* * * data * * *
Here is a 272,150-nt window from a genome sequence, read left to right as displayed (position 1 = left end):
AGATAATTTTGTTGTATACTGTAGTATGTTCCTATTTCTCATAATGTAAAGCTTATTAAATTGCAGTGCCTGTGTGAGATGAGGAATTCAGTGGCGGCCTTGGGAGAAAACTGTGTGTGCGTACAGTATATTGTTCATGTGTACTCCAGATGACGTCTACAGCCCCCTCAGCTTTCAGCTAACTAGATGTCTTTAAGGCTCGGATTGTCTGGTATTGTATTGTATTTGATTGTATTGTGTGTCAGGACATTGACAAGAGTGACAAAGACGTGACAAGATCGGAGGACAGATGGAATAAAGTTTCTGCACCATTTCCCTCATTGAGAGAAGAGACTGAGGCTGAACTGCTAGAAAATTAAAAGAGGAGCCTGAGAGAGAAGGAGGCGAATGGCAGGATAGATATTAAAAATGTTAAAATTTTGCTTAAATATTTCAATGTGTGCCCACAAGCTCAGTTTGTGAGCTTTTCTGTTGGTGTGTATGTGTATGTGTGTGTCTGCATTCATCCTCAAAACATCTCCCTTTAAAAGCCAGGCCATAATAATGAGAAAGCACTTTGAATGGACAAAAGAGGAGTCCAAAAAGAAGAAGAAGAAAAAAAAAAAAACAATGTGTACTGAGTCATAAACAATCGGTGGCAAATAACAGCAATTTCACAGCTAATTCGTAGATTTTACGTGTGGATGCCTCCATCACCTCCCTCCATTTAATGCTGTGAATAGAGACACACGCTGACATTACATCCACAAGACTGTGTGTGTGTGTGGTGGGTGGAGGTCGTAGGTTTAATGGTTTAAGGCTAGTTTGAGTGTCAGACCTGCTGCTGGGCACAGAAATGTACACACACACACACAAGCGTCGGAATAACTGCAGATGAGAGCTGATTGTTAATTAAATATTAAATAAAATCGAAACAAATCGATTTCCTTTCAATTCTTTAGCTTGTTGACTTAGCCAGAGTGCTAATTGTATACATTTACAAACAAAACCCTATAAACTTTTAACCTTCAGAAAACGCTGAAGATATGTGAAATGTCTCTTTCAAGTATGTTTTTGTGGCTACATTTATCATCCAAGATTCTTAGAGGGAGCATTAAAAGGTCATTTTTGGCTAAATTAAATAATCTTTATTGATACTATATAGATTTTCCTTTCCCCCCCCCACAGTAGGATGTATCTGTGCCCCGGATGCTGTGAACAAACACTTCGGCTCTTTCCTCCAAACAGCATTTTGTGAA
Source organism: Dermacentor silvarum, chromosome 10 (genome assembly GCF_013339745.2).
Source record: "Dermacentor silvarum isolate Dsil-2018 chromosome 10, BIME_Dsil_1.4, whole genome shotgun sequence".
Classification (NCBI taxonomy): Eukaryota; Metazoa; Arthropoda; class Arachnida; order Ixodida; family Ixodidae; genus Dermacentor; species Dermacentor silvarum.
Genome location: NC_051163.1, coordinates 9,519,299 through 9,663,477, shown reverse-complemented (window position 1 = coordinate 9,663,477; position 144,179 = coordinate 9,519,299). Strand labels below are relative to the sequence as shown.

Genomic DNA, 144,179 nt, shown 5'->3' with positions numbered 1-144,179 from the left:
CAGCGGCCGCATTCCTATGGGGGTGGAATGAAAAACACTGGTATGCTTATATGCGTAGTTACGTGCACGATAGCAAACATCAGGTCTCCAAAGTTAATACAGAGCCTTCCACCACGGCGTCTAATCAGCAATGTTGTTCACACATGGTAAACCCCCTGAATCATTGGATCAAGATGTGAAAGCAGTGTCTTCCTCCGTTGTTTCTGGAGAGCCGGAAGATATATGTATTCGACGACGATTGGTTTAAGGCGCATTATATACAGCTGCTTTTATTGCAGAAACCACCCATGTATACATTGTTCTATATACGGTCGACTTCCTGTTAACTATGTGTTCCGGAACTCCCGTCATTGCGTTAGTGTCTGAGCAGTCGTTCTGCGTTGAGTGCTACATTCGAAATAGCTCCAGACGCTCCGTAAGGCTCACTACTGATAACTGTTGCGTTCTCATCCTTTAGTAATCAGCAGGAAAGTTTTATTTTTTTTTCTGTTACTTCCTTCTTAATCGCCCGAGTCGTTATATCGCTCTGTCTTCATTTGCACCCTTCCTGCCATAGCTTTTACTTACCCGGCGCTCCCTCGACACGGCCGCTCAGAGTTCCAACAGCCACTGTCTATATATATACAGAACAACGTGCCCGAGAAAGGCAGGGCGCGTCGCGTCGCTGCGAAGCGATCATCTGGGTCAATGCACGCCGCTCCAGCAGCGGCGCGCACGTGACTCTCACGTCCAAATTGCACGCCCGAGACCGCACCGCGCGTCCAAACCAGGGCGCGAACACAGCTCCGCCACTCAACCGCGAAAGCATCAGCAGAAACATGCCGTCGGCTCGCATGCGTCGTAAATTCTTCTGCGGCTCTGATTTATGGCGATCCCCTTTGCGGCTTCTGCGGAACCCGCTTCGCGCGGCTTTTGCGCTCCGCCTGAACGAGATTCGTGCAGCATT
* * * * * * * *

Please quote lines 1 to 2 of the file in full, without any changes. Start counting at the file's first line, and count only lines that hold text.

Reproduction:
Here is a 272,150-nt window from a genome sequence, read left to right as displayed (position 1 = left end):
AGATAATTTTGTTGTATACTGTAGTATGTTCCTATTTCTCATAATGTAAAGCTTATTAAATTGCAGTGCCTGTGTGAGATGAGGAATTCAGTGGCGGCCTTGGGAGAAAACTGTGTGTGCGTACAGTATATTGTTCATGTGTACTCCAGATGACGTCTACAGCCCCCTCAGCTTTCAGCTAACTAGATGTCTTTAAGGCTCGGATTGTCTGGTATTGTATTGTATTTGATTGTATTGTGTGTCAGGACATTGACAAGAGTGACAAAGACGTGACAAGATCGGAGGACAGATGGAATAAAGTTTCTGCACCATTTCCCTCATTGAGAGAAGAGACTGAGGCTGAACTGCTAGAAAATTAAAAGAGGAGCCTGAGAGAGAAGGAGGCGAATGGCAGGATAGATATTAAAAATGTTAAAATTTTGCTTAAATATTTCAATGTGTGCCCACAAGCTCAGTTTGTGAGCTTTTCTGTTGGTGTGTATGTGTATGTGTGTGTCTGCATTCATCCTCAAAACATCTCCCTTTAAAAGCCAGGCCATAATAATGAGAAAGCACTTTGAATGGACAAAAGAGGAGTCCAAAAAGAAGAAGAAGAAAAAAAAAAAAACAATGTGTACTGAGTCATAAACAATCGGTGGCAAATAACAGCAATTTCACAGCTAATTCGTAGATTTTACGTGTGGATGCCTCCATCACCTCCCTCCATTTAATGCTGTGAATAGAGACACACGCTGACATTACATCCACAAGACTGTGTGTGTGTGTGGTGGGTGGAGGTCGTAGGTTTAATGGTTTAAGGCTAGTTTGAGTGTCAGACCTGCTGCTGGGCACAGAAATGTACACACACACACACAAGCGTCGGAATAACTGCAGATGAGAGCTGATTGTTAATTAAATATTAAATAAAATCGAAACAAATCGATTTCCTTTCAATTCTTTAGCTTGTTGACTTAGCCAGAGTGCTAATTGTATACATTTACAAACAAAACCCTATAAACTTTTAACCTTCAGAAAACGCTGAAGATATGTGAAATGTCTCTTTCAAGTATGTTTTTGTGGCTACATTTATCATCCAAGATTCTTAGAGGGAGCATTAAAAGGTCATTTTTGGCTAAATTAAATAATCTTTATTGATACTATATAGATTTTCCTTTCCCCCCCCCACAGTAGGATGTATCTGTGCCCCGGATGCTGTGAACAAACACTTCGGCTCTTTCCTCCAAACAGCATTTTGTGAA